Improved Quality of Life, Clinical, and Psychosocial Outcomes Among Heroin-dependent Patients on Ambulatory Buprenorphine Maintenance

Mental Health Services, Ministry of Health, Jerusalem, Israel.
Substance Use &amp Misuse (Impact Factor: 1.23). 01/2010; 45(1-2):288-313. DOI: 10.3109/10826080902873010
Source: PubMed


A prospective longitudinal design was employed to examine the effects of buprenorphine maintenance on quality of life (QOL), clinical, and psychosocial characteristics of heroin-dependent patients.
Between 2003 and 2005 data were collected on 259 patients attending the outpatient centers for treatment of drug addictions across Israel, of which 157 were reevaluated 16 weeks later and 105 reevaluated 32 weeks later using the Clinical Global Impression, Distress Scale for Adverse Symptoms, Quality of Life Enjoyment and Satisfaction Questionnaire, General Health Questionnaire, General Self-Efficacy Scale, and the Multidimensional Scale of Perceived Social Support. Univariate and multivariate analyses were conducted to examine the association between the parameters and the cross-sectional and longitudinal predictions of the QOL outcomes.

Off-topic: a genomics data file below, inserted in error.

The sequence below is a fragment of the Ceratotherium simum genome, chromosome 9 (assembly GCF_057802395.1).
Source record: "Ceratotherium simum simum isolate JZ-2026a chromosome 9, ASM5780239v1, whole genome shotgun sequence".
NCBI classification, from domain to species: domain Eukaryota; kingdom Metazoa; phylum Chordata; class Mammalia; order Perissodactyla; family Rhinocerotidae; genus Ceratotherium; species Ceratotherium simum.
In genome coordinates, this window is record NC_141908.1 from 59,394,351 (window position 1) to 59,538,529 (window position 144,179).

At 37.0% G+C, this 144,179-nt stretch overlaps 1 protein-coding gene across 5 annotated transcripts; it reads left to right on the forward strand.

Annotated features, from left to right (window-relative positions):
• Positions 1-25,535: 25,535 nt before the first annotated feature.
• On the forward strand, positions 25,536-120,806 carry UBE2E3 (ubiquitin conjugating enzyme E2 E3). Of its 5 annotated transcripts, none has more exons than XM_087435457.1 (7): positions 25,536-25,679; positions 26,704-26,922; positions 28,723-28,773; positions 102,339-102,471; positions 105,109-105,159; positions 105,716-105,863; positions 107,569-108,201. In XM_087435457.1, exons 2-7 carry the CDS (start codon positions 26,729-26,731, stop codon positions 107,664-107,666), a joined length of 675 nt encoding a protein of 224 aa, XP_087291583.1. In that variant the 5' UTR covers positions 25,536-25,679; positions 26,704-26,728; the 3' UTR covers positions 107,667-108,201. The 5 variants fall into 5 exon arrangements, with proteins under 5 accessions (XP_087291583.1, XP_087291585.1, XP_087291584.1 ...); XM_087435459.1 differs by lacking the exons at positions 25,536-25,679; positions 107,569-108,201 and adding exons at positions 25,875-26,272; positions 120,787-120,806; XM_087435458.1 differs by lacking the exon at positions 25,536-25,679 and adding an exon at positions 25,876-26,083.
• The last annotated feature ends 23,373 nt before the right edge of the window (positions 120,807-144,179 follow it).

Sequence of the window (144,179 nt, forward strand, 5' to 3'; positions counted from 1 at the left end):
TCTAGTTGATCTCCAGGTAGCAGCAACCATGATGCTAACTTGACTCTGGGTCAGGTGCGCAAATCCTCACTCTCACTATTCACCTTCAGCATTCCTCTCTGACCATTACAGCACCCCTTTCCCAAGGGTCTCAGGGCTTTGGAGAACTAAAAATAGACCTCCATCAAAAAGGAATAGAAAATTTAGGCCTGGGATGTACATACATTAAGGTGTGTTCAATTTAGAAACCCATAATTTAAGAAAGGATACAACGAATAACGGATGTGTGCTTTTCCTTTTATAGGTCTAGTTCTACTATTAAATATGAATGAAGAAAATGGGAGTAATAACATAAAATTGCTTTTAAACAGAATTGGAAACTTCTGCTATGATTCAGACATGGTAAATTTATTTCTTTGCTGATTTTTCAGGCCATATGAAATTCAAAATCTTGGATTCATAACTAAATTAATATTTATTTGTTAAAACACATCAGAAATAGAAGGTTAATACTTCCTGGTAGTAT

The groups did not differ in baseline values and their post-treatment ratings revealed significant improvement on virtually all the scales. Perceived self-efficacy and social support from friends and significant others at baseline as well as their changes over time were the best predictors of the QOL in the short and long terms. The study's limitations are noted.
The beneficial effects on the QOL were associated with improvement in the psychosocial parameters and a reduction in buprenorphine-related side effects and psychological distress. This study could stimulate research to compare the QOL related to buprenorphine and methadone treatment and serve as a basis on which a controlled study should be performed.

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